Several months later, Heyward began what will likely be the final leg of his journey, by lodging a formal complaint with the city against the Brooklyn District Attorney’s office. He charges the office is plagued with endemic corruption that spans decades and multiple administrations. Heyward says the biggest problem isn’t the officer who shot his son – it’s the legal system.
In recent years, police shootings of young black men have stirred fierce debate about the nature of America’s street-level law enforcement. But in New York, one activist has turned his attention to an unlikely target: the Brooklyn District Attorney’s office, where politics and criminal justice meet.
For more than two decades, Nicholas Heyward, Sr., has pushed for justice for his 13-year-old son, Nicholas, Jr., who was killed by a city cop in 1994. Back then, there was no Black Lives Matter, no national conversation about police shootings of young black men. There was little public outcry when prosecutors declined to press charges against NYPD Housing Officer Brian George.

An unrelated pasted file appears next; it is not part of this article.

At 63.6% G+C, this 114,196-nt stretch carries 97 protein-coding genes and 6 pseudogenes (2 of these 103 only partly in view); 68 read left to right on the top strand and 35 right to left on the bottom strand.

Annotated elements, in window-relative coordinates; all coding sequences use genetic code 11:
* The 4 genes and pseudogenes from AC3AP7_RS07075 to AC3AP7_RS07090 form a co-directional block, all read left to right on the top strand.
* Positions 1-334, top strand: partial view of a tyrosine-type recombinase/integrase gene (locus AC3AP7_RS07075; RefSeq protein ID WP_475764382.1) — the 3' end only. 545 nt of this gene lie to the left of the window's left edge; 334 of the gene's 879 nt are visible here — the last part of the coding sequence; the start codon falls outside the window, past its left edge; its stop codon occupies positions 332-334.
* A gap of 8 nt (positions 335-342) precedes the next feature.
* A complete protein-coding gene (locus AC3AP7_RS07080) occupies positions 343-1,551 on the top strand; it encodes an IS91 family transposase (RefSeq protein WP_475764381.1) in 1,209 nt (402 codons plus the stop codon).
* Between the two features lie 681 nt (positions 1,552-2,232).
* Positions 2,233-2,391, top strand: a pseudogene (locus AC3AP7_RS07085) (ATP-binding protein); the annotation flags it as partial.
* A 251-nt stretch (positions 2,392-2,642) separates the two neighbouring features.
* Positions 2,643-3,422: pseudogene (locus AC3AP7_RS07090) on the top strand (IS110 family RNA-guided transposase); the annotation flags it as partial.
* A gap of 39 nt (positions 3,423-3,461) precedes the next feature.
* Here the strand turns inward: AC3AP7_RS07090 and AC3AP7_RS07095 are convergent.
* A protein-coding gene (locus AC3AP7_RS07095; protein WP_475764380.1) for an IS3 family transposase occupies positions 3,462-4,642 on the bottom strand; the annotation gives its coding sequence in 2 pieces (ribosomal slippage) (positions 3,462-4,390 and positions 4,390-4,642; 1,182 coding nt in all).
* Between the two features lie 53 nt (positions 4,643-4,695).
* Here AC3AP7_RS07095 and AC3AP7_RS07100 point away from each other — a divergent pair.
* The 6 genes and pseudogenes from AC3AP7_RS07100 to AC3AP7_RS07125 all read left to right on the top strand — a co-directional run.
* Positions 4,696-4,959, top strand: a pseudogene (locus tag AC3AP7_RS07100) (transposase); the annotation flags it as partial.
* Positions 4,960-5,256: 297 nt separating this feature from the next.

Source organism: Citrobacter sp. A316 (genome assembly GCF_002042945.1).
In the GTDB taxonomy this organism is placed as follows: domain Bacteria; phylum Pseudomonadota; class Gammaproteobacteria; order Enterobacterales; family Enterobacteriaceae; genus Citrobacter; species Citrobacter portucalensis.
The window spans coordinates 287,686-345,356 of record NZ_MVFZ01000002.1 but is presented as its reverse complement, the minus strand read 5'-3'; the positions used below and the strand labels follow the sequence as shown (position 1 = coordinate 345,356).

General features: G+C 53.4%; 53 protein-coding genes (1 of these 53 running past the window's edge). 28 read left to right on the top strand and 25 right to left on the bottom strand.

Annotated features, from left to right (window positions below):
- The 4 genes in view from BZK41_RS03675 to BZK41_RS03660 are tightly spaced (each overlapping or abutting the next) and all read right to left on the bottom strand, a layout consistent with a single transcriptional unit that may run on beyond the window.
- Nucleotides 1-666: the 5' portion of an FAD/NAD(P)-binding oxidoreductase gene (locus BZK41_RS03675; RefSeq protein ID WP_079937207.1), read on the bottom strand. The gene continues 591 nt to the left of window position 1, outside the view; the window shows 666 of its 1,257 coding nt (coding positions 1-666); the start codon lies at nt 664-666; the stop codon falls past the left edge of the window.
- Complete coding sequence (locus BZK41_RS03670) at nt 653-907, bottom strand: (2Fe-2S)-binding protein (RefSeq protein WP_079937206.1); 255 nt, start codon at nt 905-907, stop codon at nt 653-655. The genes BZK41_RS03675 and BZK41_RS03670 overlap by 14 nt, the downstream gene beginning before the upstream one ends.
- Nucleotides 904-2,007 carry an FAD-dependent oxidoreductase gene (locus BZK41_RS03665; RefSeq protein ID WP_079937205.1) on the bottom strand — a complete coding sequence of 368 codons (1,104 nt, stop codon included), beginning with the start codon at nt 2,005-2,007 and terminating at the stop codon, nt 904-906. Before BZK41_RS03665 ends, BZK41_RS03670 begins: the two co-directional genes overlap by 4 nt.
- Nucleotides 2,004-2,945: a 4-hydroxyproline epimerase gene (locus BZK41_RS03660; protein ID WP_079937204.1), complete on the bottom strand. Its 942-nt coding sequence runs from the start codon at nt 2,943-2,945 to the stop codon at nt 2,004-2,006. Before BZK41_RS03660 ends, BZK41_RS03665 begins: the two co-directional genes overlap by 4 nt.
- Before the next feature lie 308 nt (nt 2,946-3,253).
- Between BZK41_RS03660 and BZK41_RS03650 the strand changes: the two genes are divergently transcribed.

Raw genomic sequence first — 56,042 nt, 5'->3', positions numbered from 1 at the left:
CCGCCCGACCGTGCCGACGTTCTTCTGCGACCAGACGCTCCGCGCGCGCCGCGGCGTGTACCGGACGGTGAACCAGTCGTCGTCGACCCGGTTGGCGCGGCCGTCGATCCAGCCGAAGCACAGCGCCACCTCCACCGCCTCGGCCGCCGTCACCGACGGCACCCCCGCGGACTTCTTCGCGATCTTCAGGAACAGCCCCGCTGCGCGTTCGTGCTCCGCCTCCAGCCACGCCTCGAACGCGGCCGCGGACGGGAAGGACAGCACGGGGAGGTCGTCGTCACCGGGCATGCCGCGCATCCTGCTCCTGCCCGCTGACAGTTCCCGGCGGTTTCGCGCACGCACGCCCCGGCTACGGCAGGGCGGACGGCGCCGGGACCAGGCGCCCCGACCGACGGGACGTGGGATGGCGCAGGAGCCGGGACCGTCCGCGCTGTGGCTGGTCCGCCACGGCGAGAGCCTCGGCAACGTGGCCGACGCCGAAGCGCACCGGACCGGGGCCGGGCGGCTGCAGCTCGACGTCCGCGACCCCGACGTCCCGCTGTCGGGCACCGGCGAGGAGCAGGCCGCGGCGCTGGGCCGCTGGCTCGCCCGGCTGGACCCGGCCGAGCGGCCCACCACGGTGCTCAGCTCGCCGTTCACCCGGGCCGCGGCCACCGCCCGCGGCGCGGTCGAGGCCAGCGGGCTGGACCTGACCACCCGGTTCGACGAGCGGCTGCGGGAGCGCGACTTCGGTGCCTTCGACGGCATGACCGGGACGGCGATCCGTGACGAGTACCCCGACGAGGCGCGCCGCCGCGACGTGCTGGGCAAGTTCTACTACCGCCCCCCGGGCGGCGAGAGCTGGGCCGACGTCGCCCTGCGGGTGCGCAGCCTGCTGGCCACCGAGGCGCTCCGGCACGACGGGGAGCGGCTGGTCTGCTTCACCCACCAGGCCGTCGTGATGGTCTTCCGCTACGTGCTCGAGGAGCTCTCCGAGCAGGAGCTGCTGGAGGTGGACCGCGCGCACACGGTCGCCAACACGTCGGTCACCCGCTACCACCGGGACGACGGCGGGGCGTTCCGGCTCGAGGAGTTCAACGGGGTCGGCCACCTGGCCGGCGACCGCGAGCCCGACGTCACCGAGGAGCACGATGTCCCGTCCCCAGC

But Heyward refused to let his son’s death be forgotten. He became an outspoken activist, lobbying local politicians to revive his son’s case. In 2016, his efforts paid off, when Brooklyn’s new district attorney agreed to reopen the investigation. A year later, the case was closed, again with no charges against the officer.